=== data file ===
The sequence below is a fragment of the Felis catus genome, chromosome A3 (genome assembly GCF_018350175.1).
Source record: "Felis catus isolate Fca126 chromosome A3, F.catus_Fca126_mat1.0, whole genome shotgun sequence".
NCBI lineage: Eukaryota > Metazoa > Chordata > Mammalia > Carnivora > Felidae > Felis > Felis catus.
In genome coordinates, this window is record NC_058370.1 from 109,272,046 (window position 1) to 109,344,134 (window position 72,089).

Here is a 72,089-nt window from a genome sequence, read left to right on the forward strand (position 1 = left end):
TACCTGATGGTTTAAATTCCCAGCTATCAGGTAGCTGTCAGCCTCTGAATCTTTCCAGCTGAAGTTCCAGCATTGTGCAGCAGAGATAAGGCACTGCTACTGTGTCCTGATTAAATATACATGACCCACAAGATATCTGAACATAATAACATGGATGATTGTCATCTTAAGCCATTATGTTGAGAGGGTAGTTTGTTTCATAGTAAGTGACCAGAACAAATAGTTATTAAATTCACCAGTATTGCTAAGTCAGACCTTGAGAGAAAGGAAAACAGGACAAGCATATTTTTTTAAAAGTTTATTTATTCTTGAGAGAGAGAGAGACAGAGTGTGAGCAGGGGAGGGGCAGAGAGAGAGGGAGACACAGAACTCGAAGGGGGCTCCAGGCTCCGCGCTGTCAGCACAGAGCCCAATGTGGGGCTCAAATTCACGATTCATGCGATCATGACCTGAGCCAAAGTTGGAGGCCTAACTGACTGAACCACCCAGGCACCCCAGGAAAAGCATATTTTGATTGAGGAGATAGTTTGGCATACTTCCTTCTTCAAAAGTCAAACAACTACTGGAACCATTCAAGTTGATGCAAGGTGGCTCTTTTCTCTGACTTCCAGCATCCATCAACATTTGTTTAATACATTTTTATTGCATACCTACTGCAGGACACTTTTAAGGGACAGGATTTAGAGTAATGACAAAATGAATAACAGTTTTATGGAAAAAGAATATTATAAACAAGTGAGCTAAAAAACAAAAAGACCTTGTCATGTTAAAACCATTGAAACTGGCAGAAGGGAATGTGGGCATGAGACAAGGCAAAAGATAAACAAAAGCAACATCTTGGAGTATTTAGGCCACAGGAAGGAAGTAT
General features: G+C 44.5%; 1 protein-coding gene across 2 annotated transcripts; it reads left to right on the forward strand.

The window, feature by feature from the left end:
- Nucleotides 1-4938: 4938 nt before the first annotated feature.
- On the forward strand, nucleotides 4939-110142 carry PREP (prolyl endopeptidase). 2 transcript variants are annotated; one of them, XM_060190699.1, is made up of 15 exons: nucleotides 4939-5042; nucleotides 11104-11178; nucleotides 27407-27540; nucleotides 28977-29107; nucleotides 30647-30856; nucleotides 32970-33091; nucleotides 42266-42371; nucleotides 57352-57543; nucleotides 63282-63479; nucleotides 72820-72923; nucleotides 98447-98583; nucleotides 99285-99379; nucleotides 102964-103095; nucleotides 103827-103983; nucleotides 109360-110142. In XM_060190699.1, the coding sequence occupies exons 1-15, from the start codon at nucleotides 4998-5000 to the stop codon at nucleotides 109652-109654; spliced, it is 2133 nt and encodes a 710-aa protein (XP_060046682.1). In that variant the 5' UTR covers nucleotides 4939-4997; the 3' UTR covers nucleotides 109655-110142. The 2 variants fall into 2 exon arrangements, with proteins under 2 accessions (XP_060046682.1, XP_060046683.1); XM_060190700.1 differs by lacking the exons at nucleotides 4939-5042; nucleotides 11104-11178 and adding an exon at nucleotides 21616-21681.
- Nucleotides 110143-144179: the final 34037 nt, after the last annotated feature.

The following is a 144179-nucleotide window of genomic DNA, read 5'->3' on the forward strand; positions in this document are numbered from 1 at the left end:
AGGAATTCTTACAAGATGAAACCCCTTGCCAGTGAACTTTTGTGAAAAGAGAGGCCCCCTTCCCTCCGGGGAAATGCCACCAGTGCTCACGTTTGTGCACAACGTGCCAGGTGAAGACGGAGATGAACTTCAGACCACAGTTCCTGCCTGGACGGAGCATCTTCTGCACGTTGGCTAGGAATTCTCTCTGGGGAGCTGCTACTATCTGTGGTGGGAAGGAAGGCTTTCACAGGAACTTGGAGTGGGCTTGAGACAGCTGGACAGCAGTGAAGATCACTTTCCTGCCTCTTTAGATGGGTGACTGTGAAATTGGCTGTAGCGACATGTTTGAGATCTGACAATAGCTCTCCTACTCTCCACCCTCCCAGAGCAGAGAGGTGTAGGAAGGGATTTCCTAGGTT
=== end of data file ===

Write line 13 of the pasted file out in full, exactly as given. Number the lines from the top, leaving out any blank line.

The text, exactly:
AGGAATTCTTACAAGATGAAACCCCTTGCCAGTGAACTTTTGTGAAAAGAGAGGCCCCCTTCCCTCCGGGGAAATGCCACCAGTGCTCACGTTTGTGCACAACGTGCCAGGTGAAGACGGAGATGAACTTCAGACCACAGTTCCTGCCTGGACGGAGCATCTTCTGCACGTTGGCTAGGAATTCTCTCTGGGGAGCTGCTACTATCTGTGGTGGGAAGGAAGGCTTTCACAGGAACTTGGAGTGGGCTTGAGACAGCTGGACAGCAGTGAAGATCACTTTCCTGCCTCTTTAGATGGGTGACTGTGAAATTGGCTGTAGCGACATGTTTGAGATCTGACAATAGCTCTCCTACTCTCCACCCTCCCAGAGCAGAGAGGTGTAGGAAGGGATTTCCTAGGTT